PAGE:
“Wearing” a stranger is a truly transformative activity. Although you are being watched yourself, you are secretly spying on your audience.
As an artist you are mostly preoccupied with stuff all the time. If you take artistry very physically, you actually see things moving around all the time. It’s a lot of dragging.
The third costume I’m making for the ‘Ferengi’ exhibition has everything to do with all that stuff that just keeps sticking to me. Some things for years. Some even belonged to a grandmother or grandfather… Really almost everyone has too much stuff.
In the book ‘Are we human?’ about design, it says that the one thing that distinguishes humans from animals is that they design and produce an infinite stream of things. With all that design, they finally also redesign their own behaviour and that makes humans the only species who, with all the necessary design that has been devised for their facilitated survival, ultimately also makes that same survival less and less likely. In other words, humans design their own demise and look at it with a strange mixture of pride and horror.
“Oh dear!” I thought, “how do I relate to this as an artist? I am a nest polluter! Maybe worse than many others!” I am pre-eminently busy putting my thoughts on the world in a physical form. Thoughts sprout from my mind made of wood, and rope and plastic and stuff and paint, objects of considerable size!
These things in their specific composition have indeed been spirited with an idea and a meaning, put into them by me and by the public, but once the work of art has done its job, I cannot deny that a lot of material is left meaningless.
The value of the material can suddenly be lost when the artwork is finished.
That is why I thought that for that third costume I could only recycle previous artworks and possibly use things that I already possessed and that had accidentally stuck to me while traveling or elsewhere.
It wanted it to become a kind of collected ‘thought cloud’ that shows how thoughts and ideas become a form of material.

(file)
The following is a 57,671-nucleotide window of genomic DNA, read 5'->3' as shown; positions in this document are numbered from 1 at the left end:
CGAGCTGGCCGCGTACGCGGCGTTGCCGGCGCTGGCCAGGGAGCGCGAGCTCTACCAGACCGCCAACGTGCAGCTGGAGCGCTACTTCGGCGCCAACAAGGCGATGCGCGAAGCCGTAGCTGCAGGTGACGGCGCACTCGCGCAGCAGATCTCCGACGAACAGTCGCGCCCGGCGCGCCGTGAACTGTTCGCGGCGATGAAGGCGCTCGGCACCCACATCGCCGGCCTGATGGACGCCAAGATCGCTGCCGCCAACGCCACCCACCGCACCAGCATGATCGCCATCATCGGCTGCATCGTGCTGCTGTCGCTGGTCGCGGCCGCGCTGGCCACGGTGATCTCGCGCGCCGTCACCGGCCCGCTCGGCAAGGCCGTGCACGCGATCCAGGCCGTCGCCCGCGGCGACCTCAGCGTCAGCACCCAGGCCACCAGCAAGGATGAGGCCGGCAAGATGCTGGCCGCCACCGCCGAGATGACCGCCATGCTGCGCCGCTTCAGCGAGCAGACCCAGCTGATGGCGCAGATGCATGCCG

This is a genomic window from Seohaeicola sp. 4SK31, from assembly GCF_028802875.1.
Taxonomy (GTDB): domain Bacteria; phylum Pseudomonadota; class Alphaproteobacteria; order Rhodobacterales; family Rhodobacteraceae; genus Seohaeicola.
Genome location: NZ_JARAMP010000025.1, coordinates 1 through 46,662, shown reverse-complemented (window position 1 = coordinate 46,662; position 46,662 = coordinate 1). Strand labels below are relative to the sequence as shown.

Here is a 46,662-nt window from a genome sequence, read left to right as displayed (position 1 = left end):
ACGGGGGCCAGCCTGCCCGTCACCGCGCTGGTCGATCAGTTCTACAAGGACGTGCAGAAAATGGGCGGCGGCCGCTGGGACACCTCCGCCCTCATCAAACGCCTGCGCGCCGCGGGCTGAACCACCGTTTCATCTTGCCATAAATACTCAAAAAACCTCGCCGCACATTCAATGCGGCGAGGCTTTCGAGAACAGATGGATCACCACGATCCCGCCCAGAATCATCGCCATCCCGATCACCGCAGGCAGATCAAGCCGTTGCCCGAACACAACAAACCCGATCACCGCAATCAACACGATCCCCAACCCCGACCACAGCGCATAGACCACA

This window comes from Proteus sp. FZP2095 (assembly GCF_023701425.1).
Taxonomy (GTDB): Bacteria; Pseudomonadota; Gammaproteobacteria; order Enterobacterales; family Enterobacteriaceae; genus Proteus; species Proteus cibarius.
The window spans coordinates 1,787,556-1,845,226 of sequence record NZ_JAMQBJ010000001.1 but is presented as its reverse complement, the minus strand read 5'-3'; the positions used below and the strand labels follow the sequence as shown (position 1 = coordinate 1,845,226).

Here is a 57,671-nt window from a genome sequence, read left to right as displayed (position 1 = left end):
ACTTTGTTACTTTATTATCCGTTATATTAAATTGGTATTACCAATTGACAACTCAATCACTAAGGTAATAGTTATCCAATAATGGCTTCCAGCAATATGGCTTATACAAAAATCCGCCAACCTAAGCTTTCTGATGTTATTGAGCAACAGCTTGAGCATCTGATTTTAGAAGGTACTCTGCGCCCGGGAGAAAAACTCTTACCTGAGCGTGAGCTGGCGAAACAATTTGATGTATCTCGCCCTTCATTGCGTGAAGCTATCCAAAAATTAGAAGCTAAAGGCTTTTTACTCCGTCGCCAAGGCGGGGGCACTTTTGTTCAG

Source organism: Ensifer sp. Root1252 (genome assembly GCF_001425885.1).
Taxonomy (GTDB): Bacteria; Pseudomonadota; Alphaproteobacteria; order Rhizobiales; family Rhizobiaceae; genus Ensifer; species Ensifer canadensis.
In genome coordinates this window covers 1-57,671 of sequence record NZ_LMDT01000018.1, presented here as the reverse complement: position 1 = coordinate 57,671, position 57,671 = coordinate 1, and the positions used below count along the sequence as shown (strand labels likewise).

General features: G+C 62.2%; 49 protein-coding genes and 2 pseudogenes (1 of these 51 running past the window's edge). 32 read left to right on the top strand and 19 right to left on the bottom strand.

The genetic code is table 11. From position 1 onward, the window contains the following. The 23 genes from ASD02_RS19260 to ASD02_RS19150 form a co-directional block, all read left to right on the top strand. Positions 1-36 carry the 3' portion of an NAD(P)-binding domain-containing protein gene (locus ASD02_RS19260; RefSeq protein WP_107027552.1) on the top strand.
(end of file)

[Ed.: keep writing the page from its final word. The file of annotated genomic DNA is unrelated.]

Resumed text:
Slightly round or convex. A Rolliebollie.
In my head that became the working title of the collection sphere.
In Namibia they call the dung beetle a rolliebollie. Nice word.
I wondered if there was any other similarity between the beetle’s dung ball and my work, other than the round shape and the fact that I felt like I was dragging around a lot of shit. Why does a dung beetle actually collect dung? I looked up a few things about the dung beetle. The beetle eats the dung, but also appears to be an important player in the field of diversity. Besides moving about 100 kilos of soil per year, a beetle also spreads a lot of seeds.
Perhaps you could say that an artist, and even more so a traveling artist, does the same for culture, providing diversity?
In addition, the Egyptians worshipped the scarab beetle as a sacred creature because the Egyptians believed that the beetle recreated itself over and over again. The beetle does indeed lay an egg in a rolliebollie from which a new beetle emerges. The dung beetle was therefore given the initials XPR in the hieroglyphs, where the X stands for origination, the P for creating and the R for transforming.
I may not eat things, but as an artist I do need them as ‘food’ for ideas.
I transform stuff, I could say…
Seen in this way, I actually think the above text on the bag is a compliment.